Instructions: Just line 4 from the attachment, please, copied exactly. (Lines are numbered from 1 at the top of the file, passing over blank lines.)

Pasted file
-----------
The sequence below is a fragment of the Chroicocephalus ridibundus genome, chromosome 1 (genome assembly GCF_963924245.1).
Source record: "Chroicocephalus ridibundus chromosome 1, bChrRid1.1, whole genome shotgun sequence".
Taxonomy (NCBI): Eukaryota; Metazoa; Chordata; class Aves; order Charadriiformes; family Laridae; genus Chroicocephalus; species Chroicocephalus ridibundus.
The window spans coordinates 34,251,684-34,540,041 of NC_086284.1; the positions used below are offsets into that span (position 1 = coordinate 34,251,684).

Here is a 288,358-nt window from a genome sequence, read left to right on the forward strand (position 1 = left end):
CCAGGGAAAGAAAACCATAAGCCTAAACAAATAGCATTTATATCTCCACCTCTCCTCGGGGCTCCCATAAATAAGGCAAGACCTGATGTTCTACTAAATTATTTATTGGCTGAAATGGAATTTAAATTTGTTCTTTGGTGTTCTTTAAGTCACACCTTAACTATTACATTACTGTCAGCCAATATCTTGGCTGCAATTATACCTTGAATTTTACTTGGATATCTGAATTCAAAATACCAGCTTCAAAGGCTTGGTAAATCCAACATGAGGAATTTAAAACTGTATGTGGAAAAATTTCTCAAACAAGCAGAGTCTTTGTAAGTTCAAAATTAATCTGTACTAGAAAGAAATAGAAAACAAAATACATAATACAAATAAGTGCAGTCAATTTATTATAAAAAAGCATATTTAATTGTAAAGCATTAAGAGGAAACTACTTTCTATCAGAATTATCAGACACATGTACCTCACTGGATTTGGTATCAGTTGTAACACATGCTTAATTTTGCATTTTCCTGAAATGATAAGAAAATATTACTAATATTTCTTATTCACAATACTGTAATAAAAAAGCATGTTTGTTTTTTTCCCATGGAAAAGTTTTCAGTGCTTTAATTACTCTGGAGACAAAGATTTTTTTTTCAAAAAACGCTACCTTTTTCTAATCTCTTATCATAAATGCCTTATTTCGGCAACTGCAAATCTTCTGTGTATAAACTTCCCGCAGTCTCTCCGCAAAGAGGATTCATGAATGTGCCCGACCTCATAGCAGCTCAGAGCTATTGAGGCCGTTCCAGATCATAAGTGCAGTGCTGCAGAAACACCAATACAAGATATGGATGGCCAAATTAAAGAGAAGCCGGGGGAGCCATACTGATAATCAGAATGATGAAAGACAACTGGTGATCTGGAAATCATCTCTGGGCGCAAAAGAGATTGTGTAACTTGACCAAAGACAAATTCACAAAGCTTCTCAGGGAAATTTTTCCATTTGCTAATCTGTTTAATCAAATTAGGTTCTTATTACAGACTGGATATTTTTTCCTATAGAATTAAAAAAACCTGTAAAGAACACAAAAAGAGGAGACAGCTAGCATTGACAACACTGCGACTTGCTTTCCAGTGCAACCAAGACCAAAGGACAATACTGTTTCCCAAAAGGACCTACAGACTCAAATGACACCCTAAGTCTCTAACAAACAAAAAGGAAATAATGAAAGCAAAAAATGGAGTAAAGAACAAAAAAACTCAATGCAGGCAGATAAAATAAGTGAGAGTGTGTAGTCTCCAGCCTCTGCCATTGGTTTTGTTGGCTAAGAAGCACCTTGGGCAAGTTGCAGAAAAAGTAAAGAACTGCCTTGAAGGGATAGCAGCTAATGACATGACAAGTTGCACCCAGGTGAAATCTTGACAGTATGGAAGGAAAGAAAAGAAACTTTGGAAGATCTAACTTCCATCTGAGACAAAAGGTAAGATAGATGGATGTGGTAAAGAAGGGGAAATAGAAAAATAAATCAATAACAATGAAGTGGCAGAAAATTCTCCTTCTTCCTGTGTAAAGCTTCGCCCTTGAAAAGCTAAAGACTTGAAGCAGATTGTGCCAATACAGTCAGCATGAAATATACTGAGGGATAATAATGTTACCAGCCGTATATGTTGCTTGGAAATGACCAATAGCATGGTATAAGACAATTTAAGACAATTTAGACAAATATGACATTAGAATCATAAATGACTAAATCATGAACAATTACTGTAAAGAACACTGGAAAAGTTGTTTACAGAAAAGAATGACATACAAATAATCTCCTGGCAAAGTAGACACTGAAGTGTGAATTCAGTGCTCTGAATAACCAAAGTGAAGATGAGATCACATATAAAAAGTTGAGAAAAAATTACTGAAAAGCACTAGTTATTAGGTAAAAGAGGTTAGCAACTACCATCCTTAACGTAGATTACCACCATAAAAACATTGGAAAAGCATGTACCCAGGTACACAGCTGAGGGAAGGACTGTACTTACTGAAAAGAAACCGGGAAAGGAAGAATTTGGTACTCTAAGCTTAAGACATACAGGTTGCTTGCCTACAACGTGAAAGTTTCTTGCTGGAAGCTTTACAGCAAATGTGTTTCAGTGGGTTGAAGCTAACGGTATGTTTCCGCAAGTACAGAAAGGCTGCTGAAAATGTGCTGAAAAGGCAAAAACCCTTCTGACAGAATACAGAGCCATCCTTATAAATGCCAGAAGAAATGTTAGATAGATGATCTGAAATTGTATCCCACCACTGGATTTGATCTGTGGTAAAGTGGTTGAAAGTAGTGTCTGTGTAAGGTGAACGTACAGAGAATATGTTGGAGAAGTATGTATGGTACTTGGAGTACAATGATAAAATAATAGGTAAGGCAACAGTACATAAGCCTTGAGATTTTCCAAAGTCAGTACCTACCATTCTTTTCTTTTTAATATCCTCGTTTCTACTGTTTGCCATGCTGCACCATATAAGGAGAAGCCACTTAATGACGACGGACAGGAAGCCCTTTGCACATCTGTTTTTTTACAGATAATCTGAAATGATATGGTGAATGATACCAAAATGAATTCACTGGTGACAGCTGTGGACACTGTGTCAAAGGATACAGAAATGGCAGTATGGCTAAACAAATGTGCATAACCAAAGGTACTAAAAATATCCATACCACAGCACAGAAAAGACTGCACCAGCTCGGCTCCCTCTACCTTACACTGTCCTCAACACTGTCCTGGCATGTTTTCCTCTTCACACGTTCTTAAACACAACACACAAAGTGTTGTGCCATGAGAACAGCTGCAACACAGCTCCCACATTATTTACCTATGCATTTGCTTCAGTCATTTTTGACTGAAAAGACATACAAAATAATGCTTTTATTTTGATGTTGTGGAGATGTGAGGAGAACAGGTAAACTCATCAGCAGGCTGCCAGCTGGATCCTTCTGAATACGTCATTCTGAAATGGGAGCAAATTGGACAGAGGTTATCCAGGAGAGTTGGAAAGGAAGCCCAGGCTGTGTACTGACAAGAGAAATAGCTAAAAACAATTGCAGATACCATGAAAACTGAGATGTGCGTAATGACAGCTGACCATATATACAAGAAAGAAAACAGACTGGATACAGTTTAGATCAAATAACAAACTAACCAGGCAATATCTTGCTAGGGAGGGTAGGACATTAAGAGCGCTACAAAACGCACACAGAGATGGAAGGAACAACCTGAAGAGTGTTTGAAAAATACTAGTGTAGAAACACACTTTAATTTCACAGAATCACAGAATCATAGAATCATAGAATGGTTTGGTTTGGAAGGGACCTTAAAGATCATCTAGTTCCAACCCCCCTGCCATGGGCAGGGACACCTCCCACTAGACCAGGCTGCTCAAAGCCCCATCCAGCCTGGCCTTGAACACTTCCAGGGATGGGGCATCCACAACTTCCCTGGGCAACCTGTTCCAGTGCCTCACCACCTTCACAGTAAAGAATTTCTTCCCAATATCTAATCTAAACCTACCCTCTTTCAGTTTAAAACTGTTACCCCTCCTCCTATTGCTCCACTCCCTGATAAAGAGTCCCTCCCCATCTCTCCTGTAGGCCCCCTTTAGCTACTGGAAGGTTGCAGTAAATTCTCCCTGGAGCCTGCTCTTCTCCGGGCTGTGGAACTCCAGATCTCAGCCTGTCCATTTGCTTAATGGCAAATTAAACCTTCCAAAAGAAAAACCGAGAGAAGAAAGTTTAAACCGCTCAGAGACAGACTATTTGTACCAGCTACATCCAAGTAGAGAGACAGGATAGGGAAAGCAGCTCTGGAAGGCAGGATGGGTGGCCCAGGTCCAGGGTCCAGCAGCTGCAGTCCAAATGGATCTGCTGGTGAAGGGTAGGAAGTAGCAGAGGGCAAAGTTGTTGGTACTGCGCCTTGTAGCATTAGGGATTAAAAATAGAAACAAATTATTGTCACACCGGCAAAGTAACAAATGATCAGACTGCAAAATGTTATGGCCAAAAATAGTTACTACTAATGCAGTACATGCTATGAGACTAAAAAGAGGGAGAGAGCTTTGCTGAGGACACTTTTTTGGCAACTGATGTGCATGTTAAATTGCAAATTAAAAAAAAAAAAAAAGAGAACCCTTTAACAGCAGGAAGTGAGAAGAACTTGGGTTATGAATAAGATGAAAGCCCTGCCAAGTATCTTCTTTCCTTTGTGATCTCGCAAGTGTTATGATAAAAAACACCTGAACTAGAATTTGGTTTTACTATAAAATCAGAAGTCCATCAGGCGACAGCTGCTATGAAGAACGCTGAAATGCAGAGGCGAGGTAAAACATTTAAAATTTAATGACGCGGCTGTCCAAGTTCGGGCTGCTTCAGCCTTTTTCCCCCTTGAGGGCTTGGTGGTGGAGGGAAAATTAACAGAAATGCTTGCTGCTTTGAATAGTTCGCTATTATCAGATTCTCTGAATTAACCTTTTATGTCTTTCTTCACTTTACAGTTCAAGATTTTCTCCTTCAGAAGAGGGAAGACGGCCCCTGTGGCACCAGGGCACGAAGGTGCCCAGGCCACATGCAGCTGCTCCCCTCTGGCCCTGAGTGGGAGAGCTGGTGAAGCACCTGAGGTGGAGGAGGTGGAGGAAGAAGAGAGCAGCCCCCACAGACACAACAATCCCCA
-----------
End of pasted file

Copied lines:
The window spans coordinates 34,251,684-34,540,041 of NC_086284.1; the positions used below are offsets into that span (position 1 = coordinate 34,251,684).